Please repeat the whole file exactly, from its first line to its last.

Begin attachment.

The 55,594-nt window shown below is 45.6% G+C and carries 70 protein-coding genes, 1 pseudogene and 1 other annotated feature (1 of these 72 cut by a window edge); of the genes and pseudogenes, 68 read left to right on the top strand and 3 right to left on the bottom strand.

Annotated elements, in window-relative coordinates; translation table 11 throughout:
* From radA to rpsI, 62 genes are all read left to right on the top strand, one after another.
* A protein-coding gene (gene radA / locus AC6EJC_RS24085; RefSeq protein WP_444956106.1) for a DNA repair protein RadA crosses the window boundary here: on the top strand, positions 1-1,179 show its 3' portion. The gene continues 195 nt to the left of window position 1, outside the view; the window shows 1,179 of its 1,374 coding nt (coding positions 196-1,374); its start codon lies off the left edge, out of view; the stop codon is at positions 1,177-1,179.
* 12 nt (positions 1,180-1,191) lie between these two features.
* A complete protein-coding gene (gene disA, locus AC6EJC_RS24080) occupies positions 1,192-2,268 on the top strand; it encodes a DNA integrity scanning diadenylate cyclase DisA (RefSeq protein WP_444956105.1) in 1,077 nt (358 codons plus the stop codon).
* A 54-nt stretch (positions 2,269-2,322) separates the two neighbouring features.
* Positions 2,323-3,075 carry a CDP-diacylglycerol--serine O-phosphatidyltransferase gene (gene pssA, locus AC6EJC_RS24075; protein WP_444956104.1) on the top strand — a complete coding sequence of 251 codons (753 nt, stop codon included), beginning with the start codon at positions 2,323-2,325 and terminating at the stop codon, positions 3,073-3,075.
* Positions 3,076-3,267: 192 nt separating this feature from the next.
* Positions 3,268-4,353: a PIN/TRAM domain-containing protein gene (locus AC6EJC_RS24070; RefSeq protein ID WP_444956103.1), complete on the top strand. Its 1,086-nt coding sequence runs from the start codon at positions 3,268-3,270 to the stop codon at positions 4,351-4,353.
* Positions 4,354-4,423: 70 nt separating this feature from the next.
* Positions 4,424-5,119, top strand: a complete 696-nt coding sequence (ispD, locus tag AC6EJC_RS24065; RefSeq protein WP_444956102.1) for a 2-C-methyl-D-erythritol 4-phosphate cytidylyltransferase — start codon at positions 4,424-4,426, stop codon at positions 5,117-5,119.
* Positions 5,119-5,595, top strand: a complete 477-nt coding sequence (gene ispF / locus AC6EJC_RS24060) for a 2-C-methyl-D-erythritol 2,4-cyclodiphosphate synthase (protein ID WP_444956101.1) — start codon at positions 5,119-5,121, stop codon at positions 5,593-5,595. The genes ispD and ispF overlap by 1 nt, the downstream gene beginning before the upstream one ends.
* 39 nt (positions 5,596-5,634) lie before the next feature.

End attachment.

The 55,594-nt window shown below is 45.6% G+C and carries 70 protein-coding genes, 1 pseudogene and 1 other annotated feature (1 of these 72 cut by a window edge); of the genes and pseudogenes, 68 read left to right on the top strand and 3 right to left on the bottom strand.

Annotated elements, in window-relative coordinates; translation table 11 throughout:
* From radA to rpsI, 62 genes are all read left to right on the top strand, one after another.
* A protein-coding gene (gene radA / locus AC6EJC_RS24085; RefSeq protein WP_444956106.1) for a DNA repair protein RadA crosses the window boundary here: on the top strand, positions 1-1,179 show its 3' portion. The gene continues 195 nt to the left of window position 1, outside the view; the window shows 1,179 of its 1,374 coding nt (coding positions 196-1,374); its start codon lies off the left edge, out of view; the stop codon is at positions 1,177-1,179.
* 12 nt (positions 1,180-1,191) lie between these two features.
* A complete protein-coding gene (gene disA, locus AC6EJC_RS24080) occupies positions 1,192-2,268 on the top strand; it encodes a DNA integrity scanning diadenylate cyclase DisA (RefSeq protein WP_444956105.1) in 1,077 nt (358 codons plus the stop codon).
* A 54-nt stretch (positions 2,269-2,322) separates the two neighbouring features.
* Positions 2,323-3,075 carry a CDP-diacylglycerol--serine O-phosphatidyltransferase gene (gene pssA, locus AC6EJC_RS24075; protein WP_444956104.1) on the top strand — a complete coding sequence of 251 codons (753 nt, stop codon included), beginning with the start codon at positions 2,323-2,325 and terminating at the stop codon, positions 3,073-3,075.
* Positions 3,076-3,267: 192 nt separating this feature from the next.
* Positions 3,268-4,353: a PIN/TRAM domain-containing protein gene (locus AC6EJC_RS24070; RefSeq protein ID WP_444956103.1), complete on the top strand. Its 1,086-nt coding sequence runs from the start codon at positions 3,268-3,270 to the stop codon at positions 4,351-4,353.
* Positions 4,354-4,423: 70 nt separating this feature from the next.
* Positions 4,424-5,119, top strand: a complete 696-nt coding sequence (ispD, locus tag AC6EJC_RS24065; RefSeq protein WP_444956102.1) for a 2-C-methyl-D-erythritol 4-phosphate cytidylyltransferase — start codon at positions 4,424-4,426, stop codon at positions 5,117-5,119.
* Positions 5,119-5,595, top strand: a complete 477-nt coding sequence (gene ispF / locus AC6EJC_RS24060) for a 2-C-methyl-D-erythritol 2,4-cyclodiphosphate synthase (protein ID WP_444956101.1) — start codon at positions 5,119-5,121, stop codon at positions 5,593-5,595. The genes ispD and ispF overlap by 1 nt, the downstream gene beginning before the upstream one ends.
* 39 nt (positions 5,596-5,634) lie before the next feature.